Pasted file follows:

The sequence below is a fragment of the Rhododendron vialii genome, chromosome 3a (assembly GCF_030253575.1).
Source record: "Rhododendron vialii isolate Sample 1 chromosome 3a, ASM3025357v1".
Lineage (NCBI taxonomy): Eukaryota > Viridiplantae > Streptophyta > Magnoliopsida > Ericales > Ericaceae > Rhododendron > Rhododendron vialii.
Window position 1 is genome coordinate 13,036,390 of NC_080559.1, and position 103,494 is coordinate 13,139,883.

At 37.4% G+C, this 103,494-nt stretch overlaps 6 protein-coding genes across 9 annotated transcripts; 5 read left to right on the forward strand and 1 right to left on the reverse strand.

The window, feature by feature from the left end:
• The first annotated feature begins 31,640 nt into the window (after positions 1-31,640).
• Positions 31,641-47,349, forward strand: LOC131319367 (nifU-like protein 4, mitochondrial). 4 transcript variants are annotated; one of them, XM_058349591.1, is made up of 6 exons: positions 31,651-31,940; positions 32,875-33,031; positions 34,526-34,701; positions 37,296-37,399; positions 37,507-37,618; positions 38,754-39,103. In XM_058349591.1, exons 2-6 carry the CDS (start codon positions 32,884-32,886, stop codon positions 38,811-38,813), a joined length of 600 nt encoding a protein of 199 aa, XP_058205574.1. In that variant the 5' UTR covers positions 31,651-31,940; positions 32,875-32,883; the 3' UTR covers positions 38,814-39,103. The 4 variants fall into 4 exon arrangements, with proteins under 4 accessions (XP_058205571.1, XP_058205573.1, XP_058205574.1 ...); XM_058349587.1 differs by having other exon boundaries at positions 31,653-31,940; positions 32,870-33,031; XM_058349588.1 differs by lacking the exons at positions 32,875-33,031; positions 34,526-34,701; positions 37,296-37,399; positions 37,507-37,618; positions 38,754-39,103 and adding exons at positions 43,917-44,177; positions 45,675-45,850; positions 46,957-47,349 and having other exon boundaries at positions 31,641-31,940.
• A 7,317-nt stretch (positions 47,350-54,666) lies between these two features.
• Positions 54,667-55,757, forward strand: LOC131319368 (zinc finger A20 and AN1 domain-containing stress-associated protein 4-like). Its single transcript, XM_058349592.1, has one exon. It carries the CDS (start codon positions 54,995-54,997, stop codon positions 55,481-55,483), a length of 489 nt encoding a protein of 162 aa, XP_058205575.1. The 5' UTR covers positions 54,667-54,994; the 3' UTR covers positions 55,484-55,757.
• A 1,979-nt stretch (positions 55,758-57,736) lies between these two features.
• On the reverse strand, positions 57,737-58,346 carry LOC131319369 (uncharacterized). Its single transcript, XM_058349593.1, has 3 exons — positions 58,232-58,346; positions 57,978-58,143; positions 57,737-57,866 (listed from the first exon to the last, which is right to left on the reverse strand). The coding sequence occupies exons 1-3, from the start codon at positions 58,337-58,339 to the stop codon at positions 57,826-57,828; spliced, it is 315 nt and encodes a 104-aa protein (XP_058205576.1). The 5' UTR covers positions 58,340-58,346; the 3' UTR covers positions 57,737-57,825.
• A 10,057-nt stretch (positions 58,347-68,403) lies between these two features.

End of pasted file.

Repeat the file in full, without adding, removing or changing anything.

The sequence below is a fragment of the Rhododendron vialii genome, chromosome 3a (assembly GCF_030253575.1).
Source record: "Rhododendron vialii isolate Sample 1 chromosome 3a, ASM3025357v1".
Lineage (NCBI taxonomy): Eukaryota > Viridiplantae > Streptophyta > Magnoliopsida > Ericales > Ericaceae > Rhododendron > Rhododendron vialii.
Window position 1 is genome coordinate 13,036,390 of NC_080559.1, and position 103,494 is coordinate 13,139,883.

At 37.4% G+C, this 103,494-nt stretch overlaps 6 protein-coding genes across 9 annotated transcripts; 5 read left to right on the forward strand and 1 right to left on the reverse strand.

The window, feature by feature from the left end:
• The first annotated feature begins 31,640 nt into the window (after positions 1-31,640).
• Positions 31,641-47,349, forward strand: LOC131319367 (nifU-like protein 4, mitochondrial). 4 transcript variants are annotated; one of them, XM_058349591.1, is made up of 6 exons: positions 31,651-31,940; positions 32,875-33,031; positions 34,526-34,701; positions 37,296-37,399; positions 37,507-37,618; positions 38,754-39,103. In XM_058349591.1, exons 2-6 carry the CDS (start codon positions 32,884-32,886, stop codon positions 38,811-38,813), a joined length of 600 nt encoding a protein of 199 aa, XP_058205574.1. In that variant the 5' UTR covers positions 31,651-31,940; positions 32,875-32,883; the 3' UTR covers positions 38,814-39,103. The 4 variants fall into 4 exon arrangements, with proteins under 4 accessions (XP_058205571.1, XP_058205573.1, XP_058205574.1 ...); XM_058349587.1 differs by having other exon boundaries at positions 31,653-31,940; positions 32,870-33,031; XM_058349588.1 differs by lacking the exons at positions 32,875-33,031; positions 34,526-34,701; positions 37,296-37,399; positions 37,507-37,618; positions 38,754-39,103 and adding exons at positions 43,917-44,177; positions 45,675-45,850; positions 46,957-47,349 and having other exon boundaries at positions 31,641-31,940.
• A 7,317-nt stretch (positions 47,350-54,666) lies between these two features.
• Positions 54,667-55,757, forward strand: LOC131319368 (zinc finger A20 and AN1 domain-containing stress-associated protein 4-like). Its single transcript, XM_058349592.1, has one exon. It carries the CDS (start codon positions 54,995-54,997, stop codon positions 55,481-55,483), a length of 489 nt encoding a protein of 162 aa, XP_058205575.1. The 5' UTR covers positions 54,667-54,994; the 3' UTR covers positions 55,484-55,757.
• A 1,979-nt stretch (positions 55,758-57,736) lies between these two features.
• On the reverse strand, positions 57,737-58,346 carry LOC131319369 (uncharacterized). Its single transcript, XM_058349593.1, has 3 exons — positions 58,232-58,346; positions 57,978-58,143; positions 57,737-57,866 (listed from the first exon to the last, which is right to left on the reverse strand). The coding sequence occupies exons 1-3, from the start codon at positions 58,337-58,339 to the stop codon at positions 57,826-57,828; spliced, it is 315 nt and encodes a 104-aa protein (XP_058205576.1). The 5' UTR covers positions 58,340-58,346; the 3' UTR covers positions 57,737-57,825.
• A 10,057-nt stretch (positions 58,347-68,403) lies between these two features.